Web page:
Chapter 17 Analyzing Starlight

17.2 Colours of Stars

Learning Objectives

By the end of this section, you will be able to:

  • Compare the relative temperatures of stars based on their colours
  • Explain how astronomers use colour indexes to measure the temperatures of stars

Look at the beautiful picture of the stars in the Sagittarius Star Cloud shown in Figure 1. The stars show a multitude of colours, including red, orange, yellow, white, and blue. As we have seen, stars are not all the same colour because they do not all have identical temperatures. To define colour precisely, astronomers have devised quantitative methods for characterizing the colour of a star and then using those colours to determine stellar temperatures. In the chapters that follow, we will provide the temperature of the stars we are describing, and this section tells you how those temperatures are determined from the colours of light the stars give off.

Sagittarius Star Cloud.
Hubble Space Telescope image of the Sagittarius Star Cloud. The image shows many stars of various colors, white, blue, red and yellow spread over a black background. The most common star colors in this image are red and yellow.
Figure 1. This image, which was taken by the Hubble Space Telescope, shows stars in the direction toward the centre of the Milky Way Galaxy. The bright stars glitter like coloured jewels on a black velvet background. The colour of a star indicates its temperature. Blue-white stars are much hotter than the Sun, whereas red stars are cooler. On average, the stars in this field are at a distance of about 25,000 light-years (which means it takes light 25,000 years to traverse the distance from them to us) and the width of the field is about 13.3 light-years. (credit: Hubble Heritage Team (AURA/STScI/NASA))

Colour and Temperature

As we learned in The Electromagnetic Spectrum section, Wien’s law relates stellar colour to stellar temperature. Blue colours dominate the visible light output of very hot stars (with much additional radiation in the ultraviolet). On the other hand, cool stars emit most of their visible light energy at red wavelengths (with more radiation coming off in the infrared) Figure 2 shows star colours and their corresponding temperature. The colour of a star therefore provides a measure of its intrinsic or true surface temperature (apart from the effects of reddening by interstellar dust).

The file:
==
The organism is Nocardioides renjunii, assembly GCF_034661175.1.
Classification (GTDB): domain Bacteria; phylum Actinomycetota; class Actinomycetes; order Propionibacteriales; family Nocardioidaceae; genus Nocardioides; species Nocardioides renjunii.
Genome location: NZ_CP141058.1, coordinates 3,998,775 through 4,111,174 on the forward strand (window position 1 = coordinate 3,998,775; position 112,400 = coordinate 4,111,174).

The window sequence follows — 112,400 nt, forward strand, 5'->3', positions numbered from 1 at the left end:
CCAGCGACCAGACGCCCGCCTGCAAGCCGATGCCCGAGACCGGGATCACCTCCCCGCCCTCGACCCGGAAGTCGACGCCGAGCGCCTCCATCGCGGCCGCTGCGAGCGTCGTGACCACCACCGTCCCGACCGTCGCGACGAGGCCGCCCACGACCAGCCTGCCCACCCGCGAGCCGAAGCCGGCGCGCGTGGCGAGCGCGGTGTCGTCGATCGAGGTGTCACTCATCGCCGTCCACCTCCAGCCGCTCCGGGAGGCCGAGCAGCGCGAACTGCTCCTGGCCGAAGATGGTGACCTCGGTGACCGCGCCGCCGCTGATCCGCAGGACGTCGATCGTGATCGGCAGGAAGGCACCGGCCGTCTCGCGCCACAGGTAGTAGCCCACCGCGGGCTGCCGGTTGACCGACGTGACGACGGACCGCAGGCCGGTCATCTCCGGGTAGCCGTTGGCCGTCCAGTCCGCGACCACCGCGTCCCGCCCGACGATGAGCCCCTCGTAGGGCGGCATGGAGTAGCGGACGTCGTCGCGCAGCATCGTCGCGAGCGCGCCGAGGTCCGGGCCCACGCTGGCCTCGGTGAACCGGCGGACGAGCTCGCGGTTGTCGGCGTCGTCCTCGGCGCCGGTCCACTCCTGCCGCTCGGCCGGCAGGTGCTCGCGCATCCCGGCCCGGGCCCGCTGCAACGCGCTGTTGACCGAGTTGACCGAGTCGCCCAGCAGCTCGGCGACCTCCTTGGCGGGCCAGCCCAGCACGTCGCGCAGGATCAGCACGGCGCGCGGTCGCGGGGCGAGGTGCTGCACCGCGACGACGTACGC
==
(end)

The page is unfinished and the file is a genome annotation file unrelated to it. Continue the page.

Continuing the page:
“Cosmic Latte” or the Average Colour of Stars

a beige square.
Cosmic latte or the average colour of the stars in the universe.  Originally accessed from

Colour does not depend on the distance to the object. This should be familiar to you from everyday experience. The colour of a traffic signal, for example, appears the same no matter how far away it is. If we could somehow take a star, observe it, and then move it much farther away, its apparent brightness (magnitude) would change. But this change in brightness is the same for all wavelengths, and so its colour would remain the same.

Figure 2. Example Star Colours and Corresponding Approximate Temperatures
Star Colour Approximate Temperature Example
Blue 25,000 K Spica
White 10,000 K Vega
Yellow 6000 K Sun
Orange 4000 K Aldebaran
Red 3000 K Betelgeuse

Temperate of Stars

The hottest stars have temperatures of over 40,000 K, and the coolest stars have temperatures of about 2000 K. Our Sun’s surface temperature is about 6000 K; its peak wavelength colour is a slightly greenish-yellow. In space, the Sun would look white, shining with about equal amounts of reddish and bluish wavelengths of light. It looks somewhat yellow as seen from Earth’s surface because our planet’s nitrogen molecules scatter some of the shorter (i.e., blue) wavelengths out of the beams of sunlight that reach us, leaving more long wavelength light behind. This also explains why the sky is blue: the blue sky is sunlight scattered by Earth’s atmosphere.